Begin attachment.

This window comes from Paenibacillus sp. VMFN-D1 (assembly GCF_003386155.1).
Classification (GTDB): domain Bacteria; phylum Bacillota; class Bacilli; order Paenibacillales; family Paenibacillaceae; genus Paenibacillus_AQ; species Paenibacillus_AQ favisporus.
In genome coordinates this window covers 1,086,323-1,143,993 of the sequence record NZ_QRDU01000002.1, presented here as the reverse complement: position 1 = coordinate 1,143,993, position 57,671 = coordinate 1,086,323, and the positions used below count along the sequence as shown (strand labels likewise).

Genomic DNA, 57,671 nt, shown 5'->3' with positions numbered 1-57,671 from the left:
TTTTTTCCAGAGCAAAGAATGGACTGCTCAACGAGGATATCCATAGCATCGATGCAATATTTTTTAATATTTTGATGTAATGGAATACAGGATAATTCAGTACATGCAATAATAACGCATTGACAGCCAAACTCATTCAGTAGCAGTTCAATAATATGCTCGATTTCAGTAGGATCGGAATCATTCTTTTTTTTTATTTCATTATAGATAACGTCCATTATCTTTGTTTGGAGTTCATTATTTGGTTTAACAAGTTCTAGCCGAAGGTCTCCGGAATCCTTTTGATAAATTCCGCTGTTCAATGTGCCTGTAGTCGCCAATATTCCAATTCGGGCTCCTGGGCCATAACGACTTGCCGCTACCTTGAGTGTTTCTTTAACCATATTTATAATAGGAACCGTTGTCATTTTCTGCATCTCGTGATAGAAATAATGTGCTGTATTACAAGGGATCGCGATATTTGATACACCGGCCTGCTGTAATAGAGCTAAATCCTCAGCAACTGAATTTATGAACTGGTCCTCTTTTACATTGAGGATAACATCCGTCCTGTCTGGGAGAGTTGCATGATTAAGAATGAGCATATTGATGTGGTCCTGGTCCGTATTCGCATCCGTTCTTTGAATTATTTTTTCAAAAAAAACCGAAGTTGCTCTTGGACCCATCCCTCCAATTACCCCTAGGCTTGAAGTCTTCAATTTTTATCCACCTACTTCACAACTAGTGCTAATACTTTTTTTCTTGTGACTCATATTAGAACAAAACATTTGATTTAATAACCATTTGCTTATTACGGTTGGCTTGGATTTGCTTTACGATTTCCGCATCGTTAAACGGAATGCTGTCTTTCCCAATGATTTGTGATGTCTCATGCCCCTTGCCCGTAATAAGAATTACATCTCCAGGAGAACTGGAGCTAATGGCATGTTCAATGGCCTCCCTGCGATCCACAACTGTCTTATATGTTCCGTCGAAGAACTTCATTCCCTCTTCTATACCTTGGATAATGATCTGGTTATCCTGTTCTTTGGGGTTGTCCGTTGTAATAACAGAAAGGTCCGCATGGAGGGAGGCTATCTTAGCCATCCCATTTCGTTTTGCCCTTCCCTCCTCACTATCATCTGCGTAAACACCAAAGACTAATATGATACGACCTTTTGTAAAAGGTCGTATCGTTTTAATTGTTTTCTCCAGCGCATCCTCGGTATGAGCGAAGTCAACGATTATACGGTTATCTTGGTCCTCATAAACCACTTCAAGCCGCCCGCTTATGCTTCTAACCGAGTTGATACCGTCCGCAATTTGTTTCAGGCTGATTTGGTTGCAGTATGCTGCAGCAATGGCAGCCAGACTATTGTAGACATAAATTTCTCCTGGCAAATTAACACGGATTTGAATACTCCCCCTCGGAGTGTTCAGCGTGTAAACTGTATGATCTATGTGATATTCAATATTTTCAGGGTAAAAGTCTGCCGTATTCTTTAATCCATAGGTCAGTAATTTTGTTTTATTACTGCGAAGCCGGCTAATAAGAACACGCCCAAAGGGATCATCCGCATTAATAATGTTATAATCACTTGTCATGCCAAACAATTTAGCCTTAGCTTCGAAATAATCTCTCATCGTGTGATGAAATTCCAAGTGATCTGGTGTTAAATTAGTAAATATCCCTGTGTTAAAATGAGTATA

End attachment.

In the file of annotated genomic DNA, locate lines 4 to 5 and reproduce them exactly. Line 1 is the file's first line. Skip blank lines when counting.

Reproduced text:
Genomic DNA, 57,671 nt, shown 5'->3' with positions numbered 1-57,671 from the left:
TTTTTTCCAGAGCAAAGAATGGACTGCTCAACGAGGATATCCATAGCATCGATGCAATATTTTTTAATATTTTGATGTAATGGAATACAGGATAATTCAGTACATGCAATAATAACGCATTGACAGCCAAACTCATTCAGTAGCAGTTCAATAATATGCTCGATTTCAGTAGGATCGGAATCATTCTTTTTTTTTATTTCATTATAGATAACGTCCATTATCTTTGTTTGGAGTTCATTATTTGGTTTAACAAGTTCTAGCCGAAGGTCTCCGGAATCCTTTTGATAAATTCCGCTGTTCAATGTGCCTGTAGTCGCCAATATTCCAATTCGGGCTCCTGGGCCATAACGACTTGCCGCTACCTTGAGTGTTTCTTTAACCATATTTATAATAGGAACCGTTGTCATTTTCTGCATCTCGTGATAGAAATAATGTGCTGTATTACAAGGGATCGCGATATTTGATACACCGGCCTGCTGTAATAGAGCTAAATCCTCAGCAACTGAATTTATGAACTGGTCCTCTTTTACATTGAGGATAACATCCGTCCTGTCTGGGAGAGTTGCATGATTAAGAATGAGCATATTGATGTGGTCCTGGTCCGTATTCGCATCCGTTCTTTGAATTATTTTTTCAAAAAAAACCGAAGTTGCTCTTGGACCCATCCCTCCAATTACCCCTAGGCTTGAAGTCTTCAATTTTTATCCACCTACTTCACAACTAGTGCTAATACTTTTTTTCTTGTGACTCATATTAGAACAAAACATTTGATTTAATAACCATTTGCTTATTACGGTTGGCTTGGATTTGCTTTACGATTTCCGCATCGTTAAACGGAATGCTGTCTTTCCCAATGATTTGTGATGTCTCATGCCCCTTGCCCGTAATAAGAATTACATCTCCAGGAGAACTGGAGCTAATGGCATGTTCAATGGCCTCCCTGCGATCCACAACTGTCTTATATGTTCCGTCGAAGAACTTCATTCCCTCTTCTATACCTTGGATAATGATCTGGTTATCCTGTTCTTTGGGGTTGTCCGTTGTAATAACAGAAAGGTCCGCATGGAGGGAGGCTATCTTAGCCATCCCATTTCGTTTTGCCCTTCCCTCCTCACTATCATCTGCGTAAACACCAAAGACTAATATGATACGACCTTTTGTAAAAGGTCGTATCGTTTTAATTGTTTTCTCCAGCGCATCCTCGGTATGAGCGAAGTCAACGATTATACGGTTATCTTGGTCCTCATAAACCACTTCAAGCCGCCCGCTTATGCTTCTAACCGAGTTGATACCGTCCGCAATTTGTTTCAGGCTGATTTGGTTGCAGTATGCTGCAGCAATGGCAGCCAGACTATTGTAGACATAAATTTCTCCTGGCAAATTAACACGGATTTGAATACTCCCCCTCGGAGTGTTCAGCGTGTAAACTGTATGATCTATGTGATATTCAATATTTTCAGGGTAAAAGTCTGCCGTATTCTTTAATCCATAGGTCAGTAATTTTGTTTTATTACTGCGAAGCCGGCTAATAAGAACACGCCCAAAGGGATCATCCGCATTAATAATGTTATAATCACTTGTCATGCCAAACAATTTAGCCTTAGCTTCGAAATAATCTCTCATCGTGTGATGAAATTCCAAGTGATCTGGTGTTAAATTAGTAAATATCCCTGTGTTAAAATGAGTATA